COVID-19 disrupted all economies and had momentarily seized cash-registers from ringing with airlines expected to lose $84.3 billion in 2020 for a net profit margin of -20.1% (IATA). Airlines all across the world witnessed a nose-dive due to the pandemic-induced-lockdowns. Realizing the prolonged impact the contagion is bound to inflict until an antidote is developed, many countries are trying to restore normalcy with the virus in the backdrop. And, as WHO rightly puts it, “We have all got to learn to live with this virus”.
The new normal for airlines would fundamentally mean that commercial teams, unlike earlier, need to be nimbler, revisit existing partnerships, rethink the intelligence they have for maximizing opportunities, and redefine revenue generation. What challenges do they have to overcome for realizing this change?
The new normal has effectively made all historical data redundant, making it extremely stressful for airlines to efficiently forecast demand and price in a unique environment like this. Future actions can no longer be based on the now-redundant historical data or system forecast. Airlines will not be able to follow a fixed way of doing business. They will need to evolve with the emerging scenario.
Micromanagement of the inventory, regardless of what the inventories have been including hotel room, car rental, airline seat, or others, has to be taken into consideration. We also need to look towards the government regulations proactively. New rules and regulations will have to be accounted for in the new normal.
Airlines cannot have fixed future prices or schedules, as there is considerable uncertainty. The carriers who operate ten flights a day between two destinations may reduce it down to 2 to 3. Normals in different countries will govern demand. Therefore, more than ever before, airlines today need reliable forward-looking competitive intelligence to make the right decisions.
Lines between full-service and low-cost carriers could become blurred. There are certain times of the year when there’s no real difference between the full-service and low-cost carriers. A similar situation is going to happen because the demand and capacity ratio has completely changed. Airlines might not be able to offer ancillaries or deploy extra capacity due to social distancing. Hence, the full-service carrier might curtail its Business and First-class and play in the same field with low-cost airlines because of the capacity crunch, increasing the importance of accurate information in these uncertain times.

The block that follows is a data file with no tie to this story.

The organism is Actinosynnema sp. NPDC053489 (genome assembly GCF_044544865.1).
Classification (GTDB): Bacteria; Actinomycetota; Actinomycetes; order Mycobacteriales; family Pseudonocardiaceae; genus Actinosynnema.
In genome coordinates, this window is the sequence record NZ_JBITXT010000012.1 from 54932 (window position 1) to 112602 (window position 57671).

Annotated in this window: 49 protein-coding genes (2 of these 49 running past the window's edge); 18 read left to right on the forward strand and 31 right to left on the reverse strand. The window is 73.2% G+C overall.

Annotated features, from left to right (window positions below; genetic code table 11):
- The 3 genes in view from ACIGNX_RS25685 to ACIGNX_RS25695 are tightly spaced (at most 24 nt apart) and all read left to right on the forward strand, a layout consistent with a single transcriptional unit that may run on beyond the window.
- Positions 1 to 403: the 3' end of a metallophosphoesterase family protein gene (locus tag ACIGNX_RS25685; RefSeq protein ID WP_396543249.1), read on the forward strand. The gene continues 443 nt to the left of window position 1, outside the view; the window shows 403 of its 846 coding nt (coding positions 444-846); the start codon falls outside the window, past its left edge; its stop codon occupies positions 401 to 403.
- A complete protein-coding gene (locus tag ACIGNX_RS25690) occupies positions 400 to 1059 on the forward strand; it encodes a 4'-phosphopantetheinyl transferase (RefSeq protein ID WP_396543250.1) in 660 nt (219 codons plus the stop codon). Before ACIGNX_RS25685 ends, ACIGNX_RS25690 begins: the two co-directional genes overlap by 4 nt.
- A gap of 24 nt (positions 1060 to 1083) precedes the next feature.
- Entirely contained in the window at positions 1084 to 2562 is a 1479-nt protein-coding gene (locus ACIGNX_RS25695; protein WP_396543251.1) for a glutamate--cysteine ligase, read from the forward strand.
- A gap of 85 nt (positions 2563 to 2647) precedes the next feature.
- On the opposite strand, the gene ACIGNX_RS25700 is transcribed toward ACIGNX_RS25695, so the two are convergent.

There has to be very careful coordination between the information that is flowing into the revenue management system and the information which is already there. This is because there could be a dramatic shift in passenger behavior at various points of time.
All the previous data we have built up over the years for robust forecast and optimization will have to be thoroughly assessed. Though the systems will learn the process over time, they will be required to be adjusted as per the new parameters and information. The price is going to be determined by the market and not by incidents. The immediate focus will be on recovering what airlines have lost in the last few months.
The OTA-Airline relationship will continue to be an essential ingredient in revenue generation, in the new normal, airlines would have to refocus and realign this relationship for success. Four factors will mostly govern this:
Route planning: The route planning at present involves several challenges. Most of them are due to the uncertainties in the crisis timeline, fleet plan, demand, and customer behavior. Ideally, plan for multiple scenarios as the situation is unprecedented, and we do not have historical reference points of this scale. It is best to know the geography (including demographics) and refer to the data pertaining to it (including the latest outbreak and containment patterns).
Doing so will help in creating a dynamic operational framework that accounts for both macroscopic and microscopic trends. For each scenario, ensure there are multiple capacity plans in place. We can consider five broader demand recovery scenarios having V, U, prolonged U, L, and W recovery curves.
Identify Demand Centers: Identify new and emerging demand centers by adopting a data-centric approach to find the next pocket of opportunity and monitor easy indicators of demand strictly, such as forward booking. Make sure to review your forecasting models as they might be misleading in the new scenario, and also have a real-time view of your competition.
Agility in Network planning: Nimbleness in route planning will need support from multiple stakeholders. While scheduling teams will have to create and validate, the crewing team may have to change flight patterns, and slot teams will need the airport approvals. A more frequent roster change is also possible.
Change Fare monitoring Approach to get real-time intelligence
Forecasting the demand has become a new challenge which has placed a renewed importance on the job of Revenue Managers (RMs). The revenue managers should be more attentive than ever and should focus on three points:
The demand will not come back immediately. However, commercial teams have an opportunity to re-engineer systems to work for you and be ready for any crisis in the future. If airline revenue managers need to improve decision making and take decisions faster, airline companies need to make a conscious decision of moving away from inflexible partners that are unable to eliminate guesswork and show agility in responding to the dynamic needs of their partners. Some of the world’s fastest-growing airlines that work with RateGain® employed this strategy even before the pandemic hit us, making sure their market position was always better than their competition, it is time for every airline to make this the new normal.